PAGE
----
Ed and I loved to travel extensively and we were blessed to visit all fifty states and many countries to get a close up view of life, especially agriculture, in other places. We both had a natural curiosity about things and our adventures created some of our best memories.
We experienced many different cultures and we learned to rely on our limited foreign language skills to get around in places we visited. You should have heard him speak horrible French with his southern accent as he tried to order a steak. He was always polite and always attracted notice with his booming voice and hearty laugh. In fact, the French café owners where we frequently ate dinner on one trip came to love him and referred to him as a cowboy...he just could not get them to understand "farmer"!
We experienced exotic foods, very different music, transportation modes, clothing, entertainment and lifestyles. Ed loved to fly by the seat of his pants, without a plan or even a destination. He loved to walk out the door and see what the world was all about.
To many of our family and friends, that lifestyle seemed strange. They couldn't reconcile the boring, homebodies that we were at home with the adventurers we would turn into as soon as Ed said, "Let's go, Monk!" I couldn't pack fast enough! In fact, I kept a camper checklist and a suitcase checklist so we could take off on a minute's notice.
At home, on the farm, life was never exotic and was much simpler than the efforts we expended on satisfying our travelling bug. We lived a simple life. Simple meals from our garden, simple old vehicles with over 100,000 miles each, simple clothes and simple social life. Outside of travelling, our lives were very "normal".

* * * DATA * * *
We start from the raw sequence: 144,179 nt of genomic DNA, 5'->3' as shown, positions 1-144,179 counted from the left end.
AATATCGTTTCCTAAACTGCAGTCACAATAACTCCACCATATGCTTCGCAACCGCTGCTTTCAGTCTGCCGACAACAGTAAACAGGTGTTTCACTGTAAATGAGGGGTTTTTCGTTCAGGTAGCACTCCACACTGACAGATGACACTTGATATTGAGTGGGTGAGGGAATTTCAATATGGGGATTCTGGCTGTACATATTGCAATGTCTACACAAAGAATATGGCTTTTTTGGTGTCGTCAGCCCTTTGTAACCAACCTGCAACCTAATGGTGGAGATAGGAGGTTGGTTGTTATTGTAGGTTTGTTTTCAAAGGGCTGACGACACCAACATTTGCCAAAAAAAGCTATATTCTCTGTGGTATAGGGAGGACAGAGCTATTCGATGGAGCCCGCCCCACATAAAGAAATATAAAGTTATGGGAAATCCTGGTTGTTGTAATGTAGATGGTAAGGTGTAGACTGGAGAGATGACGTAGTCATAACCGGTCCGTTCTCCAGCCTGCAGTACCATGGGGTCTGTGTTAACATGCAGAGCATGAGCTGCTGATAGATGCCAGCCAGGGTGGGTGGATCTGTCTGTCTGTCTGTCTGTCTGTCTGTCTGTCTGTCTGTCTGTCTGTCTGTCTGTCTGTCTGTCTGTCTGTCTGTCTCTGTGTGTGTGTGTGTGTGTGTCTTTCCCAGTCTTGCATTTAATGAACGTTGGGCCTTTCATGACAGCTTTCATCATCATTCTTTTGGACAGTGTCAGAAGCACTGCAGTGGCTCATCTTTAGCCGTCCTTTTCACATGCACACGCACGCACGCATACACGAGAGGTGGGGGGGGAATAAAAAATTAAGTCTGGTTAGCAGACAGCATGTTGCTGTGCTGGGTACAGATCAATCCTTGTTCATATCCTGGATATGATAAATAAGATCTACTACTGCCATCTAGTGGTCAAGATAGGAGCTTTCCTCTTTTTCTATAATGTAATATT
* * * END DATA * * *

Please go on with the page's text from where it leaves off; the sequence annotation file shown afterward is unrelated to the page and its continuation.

"Normal" for us was reading Sacred Scripture every morning. Normal was Ed starting my car to warm it up for me before I left for work. Normal was me calling him to let him know I was on my way home and please start the grill. Normal was Saturday night Mass and a Sunday visit from the kids and grandchildren. Normal was him surfing Newagtalk and me reading a book. Normal was tending the woodstoves.
Normal was counting our blessings as we ascended the stairs each night. The pictures of those grandchildren on the stairway wall reminding us how well God had provided for our happiness and well being.
On December 24, with Ed's cancer diagnosis, everything changed. Nothing after that was ever normal again. Life became a battle for Ed's survival and a challenge to adjust to everything that was thrown at us in a very short time. On Good Friday, with Ed's passing, everything changed once again.
Daughter Tara told me she simply cannot fathom that Ed will not be there on Monday to welcome our 15th grandchild. I'll have to do my best to fill the void he leaves. Monday will be bittersweet.
I'm struggling after barely three weeks to even try to envision my life without Ed, to create a new normal. He was such a huge presence and a daily part of my normal life. I know that Ed is watching over me and I hope he is proud of my efforts as I take on new responsibilities and new challenges. I think about him in everything I do.
I lit a fire in the insert today. It is cold and rainy and dreary. The fire made the house more cheery and reminds me of the days when tending a wood fire with Ed was normal.